Article  CAS  PubMed  PubMed Central  Google Scholar 

  50. 50

    Toni, N. et al. Synapse formation on neurons born in the adult hippocampus. Nat. Neurosci. 10, 727–734 (2007).

    Article  CAS  PubMed  PubMed Central  Google Scholar 

  51. 51

    Toni, N. et al. Neurons born in the adult dentate gyrus form functional synapses with target cells. Nat. Neurosci. 11, 901–907 (2008).

    Article  CAS  PubMed  PubMed Central  Google Scholar 

  52. 52

    Schmidt-Hieber, C., Jonas, P. & Bischofberger, J. Enhanced synaptic plasticity in newly generated granule cells of the adult hippocampus. Nature 429, 184–187 (2004).

    Article  CAS  PubMed  PubMed Central  Google Scholar 

  53. 53

    Ge, S., Yang, C.H., Hsu, K.S., Ming, G.L. & Song, H. A critical period for enhanced synaptic plasticity in newly generated neurons of the adult brain. Neuron 54, 559–566 (2007).

    Article  CAS  PubMed  PubMed Central  Google Scholar 

  54. 54

    Imayoshi, I. et al. Roles of continuous neurogenesis in the structural and functional integrity of the adult forebrain. Nat. Neurosci. 11, 1153–1161 (2008).

    Article  CAS  PubMed  PubMed Central  Google Scholar 

  55. 55

    Santarelli, L. et al. Requirement of hippocampal neurogenesis for the behavioral effects of antidepressants. Science 301, 805–809 (2003).

    Article  CAS  Google Scholar 

  56. 56

    David, D.J. et al. Neurogenesis-dependent and -independent effects of fluoxetine in an animal model of anxiety/depression. Neuron 62, 479–493 (2009).

    Article  CAS  PubMed  PubMed Central  Google Scholar 

  57. 57

    Dranovsky, A. et al. Experience dictates stem cell fate in the adult hippocampus. Neuron 70, 908–923 (2011).

    Article  CAS  PubMed  PubMed Central  Google Scholar 

  58. 58

    Surget, A. et al. Antidepressants recruit new neurons to improve stress response regulation. Mol. Psychiatry 16, 1177–1188 (2011).

    Article  CAS  PubMed  PubMed Central  Google Scholar 

  59. 59

    Snyder, J.S., Soumier, A., Brewer, M., Pickel, J. & Cameron, H.A. Adult hippocampal neurogenesis buffers stress responses and depressive behaviour. Nature 476, 458–461 (2011).

    Article  CAS  PubMed  PubMed Central  Google Scholar 

  60. 60

    Schloesser, R.J., Lehmann, M., Martinowich, K., Manji, H.K. & Herkenham, M. Environmental enrichment requires adult neurogenesis to facilitate the recovery from psychosocial stress. Mol. Psychiatry 15, 1152–1163 (2010).

    Article  CAS  PubMed  PubMed Central  Google Scholar 

  61. 61

    Sahay, A. & Hen, R. Adult hippocampal neurogenesis in depression. Nat. Neurosci. 10, 1110–1115 (2007).

    Article  CAS  PubMed  PubMed Central  Google Scholar 

  62. 62

    DeCarolis, N.A. & Eisch, A.J. Hippocampal neurogenesis as a target for the treatment of mental illness: a critical evaluation. Neuropharmacology 58, 884–893 (2010).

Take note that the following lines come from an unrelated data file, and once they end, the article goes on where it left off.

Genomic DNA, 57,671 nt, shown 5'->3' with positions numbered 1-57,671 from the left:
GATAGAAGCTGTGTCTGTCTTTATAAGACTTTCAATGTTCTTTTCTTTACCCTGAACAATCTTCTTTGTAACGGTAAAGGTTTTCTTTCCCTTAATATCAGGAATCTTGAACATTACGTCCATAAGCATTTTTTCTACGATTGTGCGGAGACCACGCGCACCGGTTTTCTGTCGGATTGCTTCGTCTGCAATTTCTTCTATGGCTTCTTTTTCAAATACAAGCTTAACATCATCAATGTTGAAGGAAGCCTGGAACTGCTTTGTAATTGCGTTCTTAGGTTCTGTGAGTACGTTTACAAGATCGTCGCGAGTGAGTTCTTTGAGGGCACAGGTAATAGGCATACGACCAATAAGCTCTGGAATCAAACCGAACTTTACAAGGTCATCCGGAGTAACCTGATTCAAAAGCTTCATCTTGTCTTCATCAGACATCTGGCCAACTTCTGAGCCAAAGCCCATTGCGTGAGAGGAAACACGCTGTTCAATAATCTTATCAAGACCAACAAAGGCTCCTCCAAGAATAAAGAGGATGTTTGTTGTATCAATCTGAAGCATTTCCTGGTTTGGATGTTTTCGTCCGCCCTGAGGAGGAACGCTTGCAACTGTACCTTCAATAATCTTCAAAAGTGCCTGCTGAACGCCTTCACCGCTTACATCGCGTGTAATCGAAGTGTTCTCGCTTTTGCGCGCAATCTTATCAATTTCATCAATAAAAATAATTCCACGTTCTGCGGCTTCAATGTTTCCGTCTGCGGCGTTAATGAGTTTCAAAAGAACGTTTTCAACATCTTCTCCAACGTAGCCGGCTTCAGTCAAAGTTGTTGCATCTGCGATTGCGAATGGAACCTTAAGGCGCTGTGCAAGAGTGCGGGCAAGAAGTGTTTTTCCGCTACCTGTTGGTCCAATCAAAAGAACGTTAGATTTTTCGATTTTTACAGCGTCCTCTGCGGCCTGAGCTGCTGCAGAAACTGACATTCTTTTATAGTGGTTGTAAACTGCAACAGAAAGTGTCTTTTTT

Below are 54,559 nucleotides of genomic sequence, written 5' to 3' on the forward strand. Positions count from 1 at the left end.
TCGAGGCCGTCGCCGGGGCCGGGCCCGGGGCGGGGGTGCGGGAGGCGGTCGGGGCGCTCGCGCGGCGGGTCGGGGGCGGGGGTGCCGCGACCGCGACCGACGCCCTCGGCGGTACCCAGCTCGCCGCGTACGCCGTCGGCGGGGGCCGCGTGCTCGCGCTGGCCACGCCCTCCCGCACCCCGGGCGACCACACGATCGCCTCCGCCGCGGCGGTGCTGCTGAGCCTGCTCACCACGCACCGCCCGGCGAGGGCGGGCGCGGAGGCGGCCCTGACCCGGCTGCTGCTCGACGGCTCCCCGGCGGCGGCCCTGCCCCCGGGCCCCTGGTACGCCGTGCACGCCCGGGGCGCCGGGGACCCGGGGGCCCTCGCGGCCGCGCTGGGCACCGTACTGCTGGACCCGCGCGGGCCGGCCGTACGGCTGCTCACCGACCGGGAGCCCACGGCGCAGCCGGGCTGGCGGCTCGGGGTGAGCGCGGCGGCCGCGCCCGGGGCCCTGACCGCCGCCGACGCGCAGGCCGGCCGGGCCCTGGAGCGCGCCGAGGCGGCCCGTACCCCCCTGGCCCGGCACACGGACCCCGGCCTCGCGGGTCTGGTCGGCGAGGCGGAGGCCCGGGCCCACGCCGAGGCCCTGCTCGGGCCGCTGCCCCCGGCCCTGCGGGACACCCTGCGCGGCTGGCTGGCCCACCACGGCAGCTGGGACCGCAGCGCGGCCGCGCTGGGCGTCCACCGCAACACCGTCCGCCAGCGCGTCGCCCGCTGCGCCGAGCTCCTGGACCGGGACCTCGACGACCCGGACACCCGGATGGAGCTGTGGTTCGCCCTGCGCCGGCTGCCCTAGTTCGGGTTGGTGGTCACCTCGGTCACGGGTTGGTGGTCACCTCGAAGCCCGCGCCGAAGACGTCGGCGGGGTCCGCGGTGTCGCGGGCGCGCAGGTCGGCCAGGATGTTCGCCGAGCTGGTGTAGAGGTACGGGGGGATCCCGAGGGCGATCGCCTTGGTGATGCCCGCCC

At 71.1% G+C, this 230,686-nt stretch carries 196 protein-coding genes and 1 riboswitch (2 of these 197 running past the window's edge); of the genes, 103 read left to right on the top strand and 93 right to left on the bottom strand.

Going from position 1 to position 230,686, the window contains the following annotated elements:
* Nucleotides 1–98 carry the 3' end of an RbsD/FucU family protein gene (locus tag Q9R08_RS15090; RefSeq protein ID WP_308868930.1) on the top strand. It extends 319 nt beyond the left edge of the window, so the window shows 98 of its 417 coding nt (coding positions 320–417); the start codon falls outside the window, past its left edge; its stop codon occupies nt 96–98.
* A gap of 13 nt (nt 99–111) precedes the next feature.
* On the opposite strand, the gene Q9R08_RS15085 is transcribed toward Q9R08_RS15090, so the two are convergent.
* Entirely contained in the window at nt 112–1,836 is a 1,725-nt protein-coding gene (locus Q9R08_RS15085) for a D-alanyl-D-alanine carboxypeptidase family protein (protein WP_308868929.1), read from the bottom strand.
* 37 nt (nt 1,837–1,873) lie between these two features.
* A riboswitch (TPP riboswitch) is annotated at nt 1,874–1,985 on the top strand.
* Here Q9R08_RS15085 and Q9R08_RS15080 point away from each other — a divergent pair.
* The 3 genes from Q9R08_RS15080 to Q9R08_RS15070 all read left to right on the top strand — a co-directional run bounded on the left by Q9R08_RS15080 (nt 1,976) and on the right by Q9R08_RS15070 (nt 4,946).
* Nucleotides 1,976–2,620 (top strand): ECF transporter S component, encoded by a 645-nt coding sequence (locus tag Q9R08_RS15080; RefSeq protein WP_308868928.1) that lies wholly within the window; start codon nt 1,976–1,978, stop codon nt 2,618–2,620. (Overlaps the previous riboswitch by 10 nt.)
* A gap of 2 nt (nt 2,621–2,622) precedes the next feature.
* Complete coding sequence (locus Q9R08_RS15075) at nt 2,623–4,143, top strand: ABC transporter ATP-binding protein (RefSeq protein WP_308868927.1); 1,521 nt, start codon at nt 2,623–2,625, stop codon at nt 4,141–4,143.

Article  CAS  PubMed  PubMed Central  Google Scholar 

  63. 63

    Pittenger, C. & Duman, R.S. Stress, depression, and neuroplasticity: a convergence of mechanisms. Neuropsychopharmacology 33, 88–109 (2008).

    Article  CAS  PubMed  PubMed Central  Google Scholar 

  64. 64

    Boldrini, M. et al. Antidepressants increase neural progenitor cells in the human hippocampus. Neuropsychopharmacology 34, 2376–2389 (2009).

    Article  CAS  PubMed  PubMed Central  Google Scholar 

  65. 65

    Reif, A. et al. Neural stem cell proliferation is decreased in schizophrenia, but not in depression. Mol. Psychiatry 11, 514–522 (2006).

    Article  CAS  PubMed  PubMed Central  Google Scholar 

  66. 66

    Bergmann, O. et al. The age of olfactory bulb neurons in humans. Neuron 74, 634–639 (2012).

    Article  CAS  Google Scholar 

  67. 67

    Sanai, N. et al. Corridors of migrating neurons in the human brain and their decline during infancy. Nature 478, 382–386 (2011).

    Article  CAS  PubMed  PubMed Central  Google Scholar 

  68. 68

    Aimone, J.B., Deng, W. & Gage, F.H. Resolving new memories: a critical look at the dentate gyrus, adult neurogenesis, and pattern separation. Neuron 70, 589–596 (2011).

    Article  CAS  PubMed  PubMed Central  Google Scholar 

  69. 69

    Sahay, A., Wilson, D.A. & Hen, R. Pattern separation: a common function for new neurons in hippocampus and olfactory bulb. Neuron 70, 582–588 (2011).

    Article  CAS  PubMed  PubMed Central  Google Scholar 

  70. 70

    Clelland, C.D. et al. A functional role for adult hippocampal neurogenesis in spatial pattern separation. Science 325, 210–213 (2009).

    Article  CAS  PubMed  PubMed Central  Google Scholar 

  71. 71

    Guo, W. et al. Ablation of Fmrp in adult neural stem cells disrupts hippocampus-dependent learning. Nat. Med. 17, 559–565 (2011).

    Article  CAS  PubMed  PubMed Central  Google Scholar 

  72. 72

    Creer, D.J., Romberg, C., Saksida, L.M., van Praag, H. & Bussey, T.J. Running enhances spatial pattern separation in mice. Proc. Natl. Acad. Sci. USA 107, 2367–2372 (2010).

    Article  PubMed  PubMed Central  Google Scholar 

  73. 73

    Tronel, S. et al. Adult-born neurons are necessary for extended contextual discrimination. Hippocampus 22, 292–298 (2012).

    Article  PubMed  PubMed Central  Google Scholar 

  74. 74

    Nakashiba, T. et al. Young dentate granule cells mediate pattern separation, whereas old granule cells facilitate pattern completion. Cell 149, 188–201 (2012).

    Article  CAS  PubMed  PubMed Central  Google Scholar 

  75. 75

    Rolls, E.T. & Kesner, R.P. A computational theory of hippocampal function, and empirical tests of the theory. Prog. Neurobiol. 79, 1–48 (2006).

    Article  CAS  PubMed  PubMed Central  Google Scholar 

  76. 76

    Rolls, E.T. An attractor network in the hippocampus: theory and neurophysiology. Learn. Mem. 14, 714–731 (2007).

    Article  PubMed  PubMed Central  Google Scholar 

  77. 77

    Ge, S. et al. GABA regulates synaptic integration of newly generated neurons in the adult brain. Nature 439, 589–593 (2006).

    Article  CAS  PubMed  PubMed Central  Google Scholar 

  78. 78

    Freund, T.F. & Buzsáki, G. Interneurons of the hippocampus. Hippocampus 6, 347–470 (1996).

    Article  CAS  Google Scholar 

  79. 79

    Lacefield, C.O., Itskov, V., Reardon, T., Hen, R. & Gordon, J.A. Effects of adult-generated granule cells on coordinated network activity in the dentate gyrus. Hippocampus 22, 106–116 (2012).